In celebration of this year’s Pride, we're showcasing a special series – Pride Voices – to explore the many sides of LGBTQIA+ life and queer culture today, as told by people from the community.
Jockstrap whale tails at Thom Browne, barely-there tank tops at Rick Owens, itsy-bitsy leather shorts at Prada and Egonlab – looking at the SS23 menswear shows in Paris and Milan, it doesn’t take the sharpest eye to clock that menswear these days is louder and prouder than ever; it’s here, it’s queer, and you’d better get used to it. Those that aren’t quite ready to add a Gucci butt plug pendant to their everyday accessories needn’t worry – there’s still plenty out there to appeal to more chaste tastes. But the uptick in clothing that’s historically been coded as queer bears noting.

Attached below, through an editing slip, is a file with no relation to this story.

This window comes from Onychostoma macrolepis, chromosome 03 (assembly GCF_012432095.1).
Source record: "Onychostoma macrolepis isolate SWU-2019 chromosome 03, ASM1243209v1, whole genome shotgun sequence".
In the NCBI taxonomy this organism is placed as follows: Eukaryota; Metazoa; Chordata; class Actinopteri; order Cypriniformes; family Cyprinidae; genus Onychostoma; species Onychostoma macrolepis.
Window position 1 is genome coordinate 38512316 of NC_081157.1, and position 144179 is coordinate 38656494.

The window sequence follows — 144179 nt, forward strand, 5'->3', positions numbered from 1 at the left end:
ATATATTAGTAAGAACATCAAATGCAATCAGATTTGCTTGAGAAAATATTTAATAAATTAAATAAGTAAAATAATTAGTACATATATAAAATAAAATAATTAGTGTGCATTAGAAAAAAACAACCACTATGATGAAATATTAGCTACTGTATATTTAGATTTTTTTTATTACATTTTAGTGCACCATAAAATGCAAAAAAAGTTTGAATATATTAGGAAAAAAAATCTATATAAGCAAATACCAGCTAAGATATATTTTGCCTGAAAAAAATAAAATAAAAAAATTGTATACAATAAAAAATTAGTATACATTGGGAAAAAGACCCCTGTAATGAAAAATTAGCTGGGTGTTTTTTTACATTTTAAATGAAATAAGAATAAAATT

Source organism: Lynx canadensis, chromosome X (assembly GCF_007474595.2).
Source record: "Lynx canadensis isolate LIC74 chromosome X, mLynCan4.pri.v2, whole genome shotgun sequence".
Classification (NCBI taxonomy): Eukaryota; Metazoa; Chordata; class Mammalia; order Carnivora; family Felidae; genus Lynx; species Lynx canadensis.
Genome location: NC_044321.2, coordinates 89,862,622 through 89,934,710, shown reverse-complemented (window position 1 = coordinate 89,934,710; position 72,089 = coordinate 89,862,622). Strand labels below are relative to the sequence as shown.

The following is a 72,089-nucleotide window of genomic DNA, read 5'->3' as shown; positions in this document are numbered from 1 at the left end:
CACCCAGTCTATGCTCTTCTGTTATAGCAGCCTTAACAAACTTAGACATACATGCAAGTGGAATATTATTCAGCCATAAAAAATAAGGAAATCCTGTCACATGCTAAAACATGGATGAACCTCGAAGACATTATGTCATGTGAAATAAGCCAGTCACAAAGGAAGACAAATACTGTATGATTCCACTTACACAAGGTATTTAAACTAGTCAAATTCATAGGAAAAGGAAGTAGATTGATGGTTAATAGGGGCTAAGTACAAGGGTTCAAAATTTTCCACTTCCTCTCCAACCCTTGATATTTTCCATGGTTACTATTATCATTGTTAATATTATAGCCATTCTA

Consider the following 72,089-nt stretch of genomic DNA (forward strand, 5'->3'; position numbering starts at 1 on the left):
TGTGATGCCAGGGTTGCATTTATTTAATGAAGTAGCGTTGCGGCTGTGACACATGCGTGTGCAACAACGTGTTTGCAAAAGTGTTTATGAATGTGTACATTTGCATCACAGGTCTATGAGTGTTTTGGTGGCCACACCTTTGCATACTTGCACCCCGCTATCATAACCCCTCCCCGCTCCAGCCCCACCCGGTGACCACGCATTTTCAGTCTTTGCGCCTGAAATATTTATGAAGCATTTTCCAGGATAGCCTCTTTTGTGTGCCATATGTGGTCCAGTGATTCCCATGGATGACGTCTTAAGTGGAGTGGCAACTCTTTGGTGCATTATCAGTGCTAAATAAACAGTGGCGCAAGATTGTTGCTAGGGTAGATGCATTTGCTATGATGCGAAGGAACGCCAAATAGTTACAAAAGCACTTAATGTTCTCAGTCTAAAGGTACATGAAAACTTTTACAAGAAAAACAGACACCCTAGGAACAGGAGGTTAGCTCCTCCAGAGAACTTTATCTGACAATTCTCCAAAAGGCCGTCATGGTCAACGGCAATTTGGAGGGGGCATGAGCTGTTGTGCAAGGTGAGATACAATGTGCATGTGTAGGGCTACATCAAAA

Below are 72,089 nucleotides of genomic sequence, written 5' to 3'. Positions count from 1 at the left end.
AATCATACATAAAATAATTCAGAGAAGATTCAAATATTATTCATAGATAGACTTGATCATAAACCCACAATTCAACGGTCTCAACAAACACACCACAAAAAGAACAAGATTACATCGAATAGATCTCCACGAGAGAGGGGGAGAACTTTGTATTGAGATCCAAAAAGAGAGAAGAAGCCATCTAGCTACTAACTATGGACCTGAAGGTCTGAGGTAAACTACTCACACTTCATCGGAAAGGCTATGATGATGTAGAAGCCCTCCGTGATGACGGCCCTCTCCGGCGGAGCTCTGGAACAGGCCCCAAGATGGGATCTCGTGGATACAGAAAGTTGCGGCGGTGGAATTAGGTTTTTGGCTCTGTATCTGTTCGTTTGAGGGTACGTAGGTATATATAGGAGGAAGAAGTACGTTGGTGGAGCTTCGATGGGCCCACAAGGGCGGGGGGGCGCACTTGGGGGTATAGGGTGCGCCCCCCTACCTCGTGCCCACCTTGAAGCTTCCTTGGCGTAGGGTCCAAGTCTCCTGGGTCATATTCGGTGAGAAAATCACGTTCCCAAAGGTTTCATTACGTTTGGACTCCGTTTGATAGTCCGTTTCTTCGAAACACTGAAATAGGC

Granted, fashion’s sexual awakening isn’t taking place in isolation. After all, it exists in a constant complex dialogue with pop culture. This visible embrace of more risque dress styles owes a lot to the flourishing of figures like Lil Nas X and Troye Sivan – both of whom shamelessly place the expression of queer desire at the heart of their public images and identities – or to Gen Z tendencies to think – and dress – less in line with inherited heteronormative structures. Worthy of celebration as this boom in queer visibility is, it’s not without its own issues. While it’s certainly a progressive step, the values that underpin how queer menswear is presented are, on closer inspection, anything but. It prompts the question: what is queer menswear at its core – and who, exactly, is it for?